Printing labels with Zebra via raw EPL in Tcl

GhostScript is well and good; and Tcl’s canvas object can output to PostScript; but Zebra label printers use ZPL and – in this case – EPL.

set temp_f [open $::env(TMP)/label.ext w]

fconfigure $temp_f -translation lf

puts $temp_f \

close $temp_f

catch {exec print "/d:\\\\$::env(COMPUTERNAME)\\ZLP2844" \
  "$::env(TMP)\\label.ext"} result

puts stdout $result

Assuming the following:

  • Labeler is configured with correct driver and Print Test Page – including page size – is successful.
  • Labeler is shared and given a (preferably short) name.

I guess in this case, Zebra Setup Utility (from the official site) is the only way to get some form of IDE to test code between Tcl and EPL.

Setting up naive static IP on OpenBSD 5.7

After adding static IP to your account, your ISP sends you the following:

Gateway IP:
Usable range: ...
IP Subnet mask:
Primary DNS server:
Secondary DNS server:

Issue the following commands:

# echo > /etc/mygate
# echo inet > /etc/ [1]
# echo lookup file bind > /etc/resolv.conf
# echo nameserver >> /etc/resolv.conf
# echo nameserver >> /etc/resolv.conf
# echo > /etc/myname
# echo mycomp >> /etc/hosts
# reboot

Verify the following:

  • Your machine is connected to the modem – or router/modem combo – on the first Ethernet port.
  • Your machine is not connected to a “hotspot” device, if the ISP supplied you with more than one device that takes a coaxial cable.
  • You asked your ISP to “program” static IP, to set “bridge mode” on the modem/router, and to turn off the firewall.
  • You asked your ISP to verify the above, and rebooted your machine just to make sure.

Try the following:

# host

If you do not get “Path not found” or “Invalid argument” messages, and instead some information that appears to be network-related, congratulations: you now have a machine connected to a global packet firehose, and your education begins today.

[1] Your network card is named as /etc/, where “xxx” is a detected interface. Use ipconfig to display the list of interfaces, including lo0 (loopback), which is not the one you’re looking for.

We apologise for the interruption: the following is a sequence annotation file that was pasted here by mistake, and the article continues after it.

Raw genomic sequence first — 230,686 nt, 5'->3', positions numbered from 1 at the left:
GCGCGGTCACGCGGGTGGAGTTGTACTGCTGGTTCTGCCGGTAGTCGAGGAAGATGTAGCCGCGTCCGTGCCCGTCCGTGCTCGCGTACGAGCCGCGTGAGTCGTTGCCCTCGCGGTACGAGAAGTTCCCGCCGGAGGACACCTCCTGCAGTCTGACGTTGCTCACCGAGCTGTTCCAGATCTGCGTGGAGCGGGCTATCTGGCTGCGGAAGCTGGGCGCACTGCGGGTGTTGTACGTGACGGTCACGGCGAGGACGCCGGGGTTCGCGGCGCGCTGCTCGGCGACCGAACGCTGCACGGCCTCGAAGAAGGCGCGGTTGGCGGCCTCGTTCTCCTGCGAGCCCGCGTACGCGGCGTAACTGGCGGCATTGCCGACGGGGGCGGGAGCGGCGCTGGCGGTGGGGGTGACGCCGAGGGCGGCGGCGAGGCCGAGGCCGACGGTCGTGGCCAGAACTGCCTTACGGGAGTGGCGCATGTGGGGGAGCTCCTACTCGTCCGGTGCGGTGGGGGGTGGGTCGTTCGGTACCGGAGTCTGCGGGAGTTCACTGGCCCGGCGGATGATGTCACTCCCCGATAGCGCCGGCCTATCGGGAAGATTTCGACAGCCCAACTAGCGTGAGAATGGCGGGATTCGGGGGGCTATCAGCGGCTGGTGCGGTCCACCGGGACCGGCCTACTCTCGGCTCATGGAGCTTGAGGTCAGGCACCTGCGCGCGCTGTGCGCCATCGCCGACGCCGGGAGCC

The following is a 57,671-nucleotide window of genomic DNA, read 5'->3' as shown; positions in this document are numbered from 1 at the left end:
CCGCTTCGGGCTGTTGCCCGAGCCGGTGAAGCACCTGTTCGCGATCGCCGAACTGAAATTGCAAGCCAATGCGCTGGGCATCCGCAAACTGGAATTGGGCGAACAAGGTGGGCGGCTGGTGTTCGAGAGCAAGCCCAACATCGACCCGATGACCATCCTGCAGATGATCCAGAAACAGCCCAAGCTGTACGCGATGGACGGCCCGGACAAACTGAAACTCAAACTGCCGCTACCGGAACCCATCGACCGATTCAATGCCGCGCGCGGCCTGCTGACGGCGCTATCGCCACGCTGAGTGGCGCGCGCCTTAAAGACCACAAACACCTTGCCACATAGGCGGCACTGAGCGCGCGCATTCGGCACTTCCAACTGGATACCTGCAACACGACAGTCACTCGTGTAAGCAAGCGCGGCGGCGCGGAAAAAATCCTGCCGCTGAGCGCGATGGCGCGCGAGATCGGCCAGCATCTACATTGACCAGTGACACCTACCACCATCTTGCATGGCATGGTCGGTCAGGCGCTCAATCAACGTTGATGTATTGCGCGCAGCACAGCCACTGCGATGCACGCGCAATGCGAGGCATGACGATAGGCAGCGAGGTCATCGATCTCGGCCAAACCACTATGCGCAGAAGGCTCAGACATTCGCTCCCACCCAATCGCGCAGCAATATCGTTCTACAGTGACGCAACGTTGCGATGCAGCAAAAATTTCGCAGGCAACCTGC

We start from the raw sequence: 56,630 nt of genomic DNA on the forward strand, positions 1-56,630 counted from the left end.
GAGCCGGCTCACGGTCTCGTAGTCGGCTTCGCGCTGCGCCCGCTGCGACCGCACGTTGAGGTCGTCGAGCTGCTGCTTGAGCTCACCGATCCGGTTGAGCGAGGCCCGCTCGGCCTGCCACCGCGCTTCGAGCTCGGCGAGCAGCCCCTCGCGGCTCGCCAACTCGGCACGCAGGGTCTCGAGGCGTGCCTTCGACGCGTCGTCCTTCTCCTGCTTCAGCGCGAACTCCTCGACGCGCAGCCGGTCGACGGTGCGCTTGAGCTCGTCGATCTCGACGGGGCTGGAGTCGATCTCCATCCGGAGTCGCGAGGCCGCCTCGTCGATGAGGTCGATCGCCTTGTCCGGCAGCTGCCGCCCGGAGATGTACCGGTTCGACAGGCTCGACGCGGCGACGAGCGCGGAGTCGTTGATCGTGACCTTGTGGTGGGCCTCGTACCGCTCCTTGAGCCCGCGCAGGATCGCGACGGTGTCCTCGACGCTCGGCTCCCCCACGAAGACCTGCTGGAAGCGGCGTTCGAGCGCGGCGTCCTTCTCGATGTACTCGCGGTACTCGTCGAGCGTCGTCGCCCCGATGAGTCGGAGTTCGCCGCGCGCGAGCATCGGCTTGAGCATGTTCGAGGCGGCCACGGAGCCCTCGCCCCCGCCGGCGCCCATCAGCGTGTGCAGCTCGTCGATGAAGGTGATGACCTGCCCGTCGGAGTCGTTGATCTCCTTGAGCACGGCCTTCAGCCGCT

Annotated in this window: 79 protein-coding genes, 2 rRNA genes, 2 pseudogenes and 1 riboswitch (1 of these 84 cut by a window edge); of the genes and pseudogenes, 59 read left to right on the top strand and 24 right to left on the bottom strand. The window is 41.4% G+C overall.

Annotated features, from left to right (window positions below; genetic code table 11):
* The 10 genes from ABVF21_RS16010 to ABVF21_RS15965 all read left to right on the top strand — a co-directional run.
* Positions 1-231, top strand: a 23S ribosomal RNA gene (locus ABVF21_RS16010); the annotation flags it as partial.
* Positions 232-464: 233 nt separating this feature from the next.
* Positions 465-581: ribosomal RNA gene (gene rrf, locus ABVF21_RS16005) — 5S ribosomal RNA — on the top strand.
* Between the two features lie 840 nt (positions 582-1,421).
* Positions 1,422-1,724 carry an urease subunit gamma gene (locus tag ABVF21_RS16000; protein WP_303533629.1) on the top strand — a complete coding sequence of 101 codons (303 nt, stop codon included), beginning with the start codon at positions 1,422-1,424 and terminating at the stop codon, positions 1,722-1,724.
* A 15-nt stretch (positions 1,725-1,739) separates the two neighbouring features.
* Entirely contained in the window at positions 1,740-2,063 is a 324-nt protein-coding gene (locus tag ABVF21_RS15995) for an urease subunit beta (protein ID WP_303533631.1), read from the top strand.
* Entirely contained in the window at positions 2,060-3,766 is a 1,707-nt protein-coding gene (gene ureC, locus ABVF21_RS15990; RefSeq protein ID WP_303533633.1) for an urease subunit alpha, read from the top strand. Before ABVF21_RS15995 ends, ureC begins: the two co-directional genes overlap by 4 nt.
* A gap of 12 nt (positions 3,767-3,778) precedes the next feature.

I was asked to inherit a codebase and modify it without notifying the author. In my opinion, it would be courteous to at least do the latter! So I replied that I was unwilling, appealing to conscience, knowing an outlook raised in proprietary would have dulled any clarion argument to free software – its authors, in like parts patient, and brilliant, without whom I might have suffered greater and thankless toil – but there was agreement that it was a strange thing to do.

On the other, as a college graduate of the computer sciences, I could not refuse for lack of skill; what would Turing say, or my professors, if I claimed prior commitments, to code which was shorter than an operating system kernel, or less complex than self-driving cars?

My world is one foot in halfhearted cover-letters and the other in corporate protocols, where seat time is a metric and early clock-ins are punished. Now I am divided again, between the want of sharing code – and by virtue, ideas – versus willful omission.

ssconvert returns

There’s a race condition in Excel using PasteSpecial, and Copy(Destination) uses the clipboard [1] too: a lot of scheduled tasks running concurrently might mess with the others, leading to VBA errors that aren’t fit to be categorized under “set it and forget it.” The crucial element is converting worksheets to HTML, formatting and all, which is about as sweet as you’d expect. But when it fails, everything falls apart.

> ssconvert sheet.xlsx sheet.html

This works really well. Here are some pointers:

  • Take a cue from PivotTable design at a minimum: colored top row, unobtrusive borders, and bold headers.
  • Use setTimeout(), <meta … “no-cache”> tag, and sheet.html?cache=Math.random(1000000) to implement data refresh, as well as ensure the data is not the old stuff.